Watching paint dry. It’s the quintessential description of the most boring thing imaginable. That concept is being challenged, however, and some of the top scientists in the United Kingdom are spearheading this
mind-numbingly-tedious eye-opening crusade.
In a study published in the journal Physical Review Letters, scientists from the University of Surrey reported the findings of their study that consisted of carefully watching paint dry. The study, entitled “Dynamic Stratification in Drying Films of Colloidal Mixtures” (Phys. Rev. Lett. 116, 118301 – Published 18 March 2016), lacks a bit in compelling drama and action. In fact, reading it is a wee bit akin to … well… watching paint dry.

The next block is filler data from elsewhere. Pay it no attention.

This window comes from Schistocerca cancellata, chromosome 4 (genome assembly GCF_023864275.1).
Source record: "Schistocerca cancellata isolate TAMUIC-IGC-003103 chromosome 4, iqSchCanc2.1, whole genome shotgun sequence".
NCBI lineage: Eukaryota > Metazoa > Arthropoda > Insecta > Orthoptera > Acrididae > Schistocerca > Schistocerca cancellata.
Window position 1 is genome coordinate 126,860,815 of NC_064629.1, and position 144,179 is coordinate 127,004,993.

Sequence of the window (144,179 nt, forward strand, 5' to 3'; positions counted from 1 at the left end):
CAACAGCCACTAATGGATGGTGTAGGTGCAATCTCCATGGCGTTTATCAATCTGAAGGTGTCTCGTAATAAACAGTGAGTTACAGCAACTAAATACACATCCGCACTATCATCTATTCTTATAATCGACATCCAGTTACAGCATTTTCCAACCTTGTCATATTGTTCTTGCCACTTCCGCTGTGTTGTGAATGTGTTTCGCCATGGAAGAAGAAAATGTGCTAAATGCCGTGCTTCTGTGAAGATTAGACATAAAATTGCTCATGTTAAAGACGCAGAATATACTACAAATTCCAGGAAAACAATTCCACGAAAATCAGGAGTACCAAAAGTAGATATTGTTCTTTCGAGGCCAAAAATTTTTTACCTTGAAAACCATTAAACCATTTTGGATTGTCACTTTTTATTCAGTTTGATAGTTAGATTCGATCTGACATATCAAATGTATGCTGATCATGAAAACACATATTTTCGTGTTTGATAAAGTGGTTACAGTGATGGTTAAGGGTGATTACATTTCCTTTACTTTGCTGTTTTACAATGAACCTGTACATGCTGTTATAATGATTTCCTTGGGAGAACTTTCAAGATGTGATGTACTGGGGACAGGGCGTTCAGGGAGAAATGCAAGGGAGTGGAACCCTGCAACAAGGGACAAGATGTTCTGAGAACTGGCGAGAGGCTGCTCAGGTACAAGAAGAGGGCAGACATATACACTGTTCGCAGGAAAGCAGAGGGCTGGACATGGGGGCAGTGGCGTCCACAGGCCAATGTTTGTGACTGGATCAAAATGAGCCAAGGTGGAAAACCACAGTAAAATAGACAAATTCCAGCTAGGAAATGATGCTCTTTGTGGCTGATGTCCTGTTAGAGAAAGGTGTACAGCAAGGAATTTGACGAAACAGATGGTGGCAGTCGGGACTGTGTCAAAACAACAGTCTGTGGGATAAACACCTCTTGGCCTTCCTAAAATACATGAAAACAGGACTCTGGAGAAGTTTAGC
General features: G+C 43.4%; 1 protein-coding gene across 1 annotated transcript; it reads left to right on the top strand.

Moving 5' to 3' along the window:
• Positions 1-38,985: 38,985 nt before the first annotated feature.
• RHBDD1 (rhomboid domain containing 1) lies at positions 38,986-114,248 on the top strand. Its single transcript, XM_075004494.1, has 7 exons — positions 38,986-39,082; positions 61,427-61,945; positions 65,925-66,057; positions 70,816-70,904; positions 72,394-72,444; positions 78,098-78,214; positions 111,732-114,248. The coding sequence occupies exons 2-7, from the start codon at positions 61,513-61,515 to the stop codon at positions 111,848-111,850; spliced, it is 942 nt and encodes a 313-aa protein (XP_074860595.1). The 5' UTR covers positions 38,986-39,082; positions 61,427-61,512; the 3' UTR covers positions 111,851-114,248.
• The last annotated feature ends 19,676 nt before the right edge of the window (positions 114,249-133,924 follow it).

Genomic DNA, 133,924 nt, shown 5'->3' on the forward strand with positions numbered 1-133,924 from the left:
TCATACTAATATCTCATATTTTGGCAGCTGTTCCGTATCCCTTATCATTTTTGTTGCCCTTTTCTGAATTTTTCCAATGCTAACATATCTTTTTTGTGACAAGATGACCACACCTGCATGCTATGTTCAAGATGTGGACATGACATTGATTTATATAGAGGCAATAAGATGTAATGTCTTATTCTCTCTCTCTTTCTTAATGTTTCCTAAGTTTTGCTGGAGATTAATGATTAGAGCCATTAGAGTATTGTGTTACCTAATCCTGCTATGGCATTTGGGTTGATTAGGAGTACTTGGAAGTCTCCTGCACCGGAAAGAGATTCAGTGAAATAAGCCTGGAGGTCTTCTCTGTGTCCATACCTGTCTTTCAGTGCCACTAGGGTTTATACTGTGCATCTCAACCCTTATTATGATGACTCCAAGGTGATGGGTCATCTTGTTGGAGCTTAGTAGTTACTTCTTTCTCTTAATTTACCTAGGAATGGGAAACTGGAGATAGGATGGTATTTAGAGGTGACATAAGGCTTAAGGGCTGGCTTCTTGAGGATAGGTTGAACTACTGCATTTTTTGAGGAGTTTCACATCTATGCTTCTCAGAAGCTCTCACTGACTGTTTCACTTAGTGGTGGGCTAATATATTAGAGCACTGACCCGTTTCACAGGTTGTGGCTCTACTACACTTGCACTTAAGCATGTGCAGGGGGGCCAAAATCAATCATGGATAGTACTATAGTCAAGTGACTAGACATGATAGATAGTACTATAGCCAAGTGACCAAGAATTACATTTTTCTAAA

But that’s not necessarily a bad thing. Dr. Andrea Fortini, the primary author of the study, explained, “When coatings such as paint, ink or even outer layers on tablets are made, they work by spreading a liquid containing solid particles onto a surface and allowing the liquid to evaporate. This is nothing new, but what is exciting is that we’ve shown that during evaporation, the small particles push away the larger ones, remaining at the top surface whilst the larger are pushed to bottom. This happens naturally.” (emphasis added).
So there you have it. Watching paint dry can be exciting. Exciting, that is, if you are a scientist from Surrey.